Australasian Journal of Philosophy 82 (3):421 – 442 (2004)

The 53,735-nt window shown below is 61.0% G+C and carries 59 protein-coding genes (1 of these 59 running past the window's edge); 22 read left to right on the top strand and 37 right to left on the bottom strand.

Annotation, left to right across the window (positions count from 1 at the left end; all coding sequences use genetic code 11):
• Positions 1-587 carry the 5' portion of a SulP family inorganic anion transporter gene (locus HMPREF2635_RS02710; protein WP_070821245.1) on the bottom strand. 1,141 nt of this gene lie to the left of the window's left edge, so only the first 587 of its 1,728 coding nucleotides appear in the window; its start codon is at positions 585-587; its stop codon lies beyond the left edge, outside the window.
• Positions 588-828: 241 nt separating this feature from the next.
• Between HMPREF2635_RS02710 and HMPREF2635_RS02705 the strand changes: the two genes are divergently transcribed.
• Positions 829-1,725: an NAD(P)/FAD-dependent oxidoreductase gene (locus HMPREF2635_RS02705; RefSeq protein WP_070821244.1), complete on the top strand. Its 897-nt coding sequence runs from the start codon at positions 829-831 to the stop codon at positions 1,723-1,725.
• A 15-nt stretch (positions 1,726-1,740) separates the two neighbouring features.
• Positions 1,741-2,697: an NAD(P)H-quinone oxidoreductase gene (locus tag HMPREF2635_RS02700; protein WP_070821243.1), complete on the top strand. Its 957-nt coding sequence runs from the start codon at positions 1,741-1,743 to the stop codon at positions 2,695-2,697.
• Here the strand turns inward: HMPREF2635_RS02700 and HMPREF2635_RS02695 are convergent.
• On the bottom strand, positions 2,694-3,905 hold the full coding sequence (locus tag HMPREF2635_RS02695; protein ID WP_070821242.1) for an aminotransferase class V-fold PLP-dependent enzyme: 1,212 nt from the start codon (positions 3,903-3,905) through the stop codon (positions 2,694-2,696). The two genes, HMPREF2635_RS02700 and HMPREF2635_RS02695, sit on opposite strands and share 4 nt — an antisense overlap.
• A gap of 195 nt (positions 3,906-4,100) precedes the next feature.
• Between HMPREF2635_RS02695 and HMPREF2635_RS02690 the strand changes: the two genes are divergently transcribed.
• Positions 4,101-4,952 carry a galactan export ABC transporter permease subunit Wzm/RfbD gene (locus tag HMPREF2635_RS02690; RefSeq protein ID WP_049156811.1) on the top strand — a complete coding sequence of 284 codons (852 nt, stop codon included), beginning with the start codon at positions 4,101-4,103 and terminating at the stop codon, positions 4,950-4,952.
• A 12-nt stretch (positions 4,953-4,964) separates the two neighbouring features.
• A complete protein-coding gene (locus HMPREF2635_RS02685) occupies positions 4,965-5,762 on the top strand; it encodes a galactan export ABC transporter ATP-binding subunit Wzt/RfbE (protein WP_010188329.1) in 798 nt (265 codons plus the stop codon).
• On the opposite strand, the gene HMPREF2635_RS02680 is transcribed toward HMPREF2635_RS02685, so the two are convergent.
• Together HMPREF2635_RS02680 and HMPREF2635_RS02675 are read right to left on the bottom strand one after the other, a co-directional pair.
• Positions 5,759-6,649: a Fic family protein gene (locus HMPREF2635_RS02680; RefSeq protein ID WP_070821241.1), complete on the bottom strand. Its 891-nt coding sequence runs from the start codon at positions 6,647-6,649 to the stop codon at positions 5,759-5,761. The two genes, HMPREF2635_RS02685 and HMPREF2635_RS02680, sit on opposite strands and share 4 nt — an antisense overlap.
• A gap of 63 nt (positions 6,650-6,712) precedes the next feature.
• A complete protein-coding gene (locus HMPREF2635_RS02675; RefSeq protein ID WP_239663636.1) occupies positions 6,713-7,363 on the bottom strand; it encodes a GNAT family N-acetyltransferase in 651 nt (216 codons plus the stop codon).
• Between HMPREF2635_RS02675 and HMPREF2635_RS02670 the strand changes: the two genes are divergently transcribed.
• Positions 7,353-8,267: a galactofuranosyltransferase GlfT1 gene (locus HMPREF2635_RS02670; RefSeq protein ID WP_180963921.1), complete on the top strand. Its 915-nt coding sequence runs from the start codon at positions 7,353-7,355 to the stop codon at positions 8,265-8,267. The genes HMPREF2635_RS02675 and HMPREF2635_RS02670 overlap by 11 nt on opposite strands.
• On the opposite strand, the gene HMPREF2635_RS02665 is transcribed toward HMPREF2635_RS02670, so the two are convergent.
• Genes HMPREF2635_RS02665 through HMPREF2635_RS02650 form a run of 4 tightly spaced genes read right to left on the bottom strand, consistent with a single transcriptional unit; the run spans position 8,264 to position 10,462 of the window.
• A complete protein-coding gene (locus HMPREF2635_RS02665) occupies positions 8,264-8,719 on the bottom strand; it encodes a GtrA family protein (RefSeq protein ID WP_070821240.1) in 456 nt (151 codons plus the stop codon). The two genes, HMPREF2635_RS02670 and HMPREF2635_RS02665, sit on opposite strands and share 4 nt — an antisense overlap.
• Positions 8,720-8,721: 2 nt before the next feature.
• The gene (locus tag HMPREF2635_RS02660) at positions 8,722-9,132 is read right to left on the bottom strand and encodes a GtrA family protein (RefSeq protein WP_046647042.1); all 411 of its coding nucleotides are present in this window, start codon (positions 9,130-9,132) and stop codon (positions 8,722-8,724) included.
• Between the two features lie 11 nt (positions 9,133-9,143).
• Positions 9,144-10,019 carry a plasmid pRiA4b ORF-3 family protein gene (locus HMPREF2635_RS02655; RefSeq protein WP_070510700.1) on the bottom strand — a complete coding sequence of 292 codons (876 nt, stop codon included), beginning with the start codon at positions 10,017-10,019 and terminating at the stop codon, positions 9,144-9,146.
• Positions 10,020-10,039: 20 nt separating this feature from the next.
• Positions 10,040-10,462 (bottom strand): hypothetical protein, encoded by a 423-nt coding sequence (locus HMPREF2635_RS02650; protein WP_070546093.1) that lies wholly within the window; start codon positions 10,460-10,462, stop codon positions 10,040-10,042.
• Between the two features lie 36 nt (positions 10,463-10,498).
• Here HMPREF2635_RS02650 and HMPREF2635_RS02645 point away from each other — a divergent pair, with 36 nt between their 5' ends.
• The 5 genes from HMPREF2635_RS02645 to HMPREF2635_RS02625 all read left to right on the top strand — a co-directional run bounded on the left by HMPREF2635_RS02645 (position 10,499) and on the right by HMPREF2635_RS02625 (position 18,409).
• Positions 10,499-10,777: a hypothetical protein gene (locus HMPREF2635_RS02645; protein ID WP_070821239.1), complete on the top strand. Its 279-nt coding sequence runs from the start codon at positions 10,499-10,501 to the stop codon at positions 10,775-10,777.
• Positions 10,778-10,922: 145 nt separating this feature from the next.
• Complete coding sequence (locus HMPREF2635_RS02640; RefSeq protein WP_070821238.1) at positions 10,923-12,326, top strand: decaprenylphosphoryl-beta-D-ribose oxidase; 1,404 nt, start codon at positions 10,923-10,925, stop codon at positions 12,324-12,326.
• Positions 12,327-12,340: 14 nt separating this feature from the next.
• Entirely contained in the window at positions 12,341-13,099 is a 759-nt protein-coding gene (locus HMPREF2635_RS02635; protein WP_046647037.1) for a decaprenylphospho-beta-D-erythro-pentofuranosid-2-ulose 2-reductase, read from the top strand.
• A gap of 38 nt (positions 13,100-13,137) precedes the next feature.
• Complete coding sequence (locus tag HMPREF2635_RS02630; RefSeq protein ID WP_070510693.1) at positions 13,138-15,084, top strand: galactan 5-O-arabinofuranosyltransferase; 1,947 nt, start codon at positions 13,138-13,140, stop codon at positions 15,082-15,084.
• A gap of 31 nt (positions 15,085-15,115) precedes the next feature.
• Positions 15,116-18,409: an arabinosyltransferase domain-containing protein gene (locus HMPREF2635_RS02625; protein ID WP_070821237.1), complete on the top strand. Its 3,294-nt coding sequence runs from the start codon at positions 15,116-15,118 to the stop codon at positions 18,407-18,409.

Intentional verbs create three different problems: problems of non-existence, of indeterminacy, and of failure of substitutivity. Meinongians tackle the first problem by recognizing non-existent objects; so too did many medieval logicians. Meinongians and the medievals approach the problem of indeterminacy differently, the former diagnosing an ellipsis for a propositional complement, the latter applying their theory directly to non-propositional complements. The evidence seems to favour the Meinongian approach. Faced with the third problem, Ockham argued bluntly for substitutivity when the intentional complement is non-propositional; Buridan developed a novel way of resisting substitutivity. Ockham's approach is closer to the Meinongian analysis of these cases; Buridan's seems to raise difficulties for a referential semantics. The comparision between the Meinongian and medieval approaches helps to bring out merits and potential pitfalls of each.
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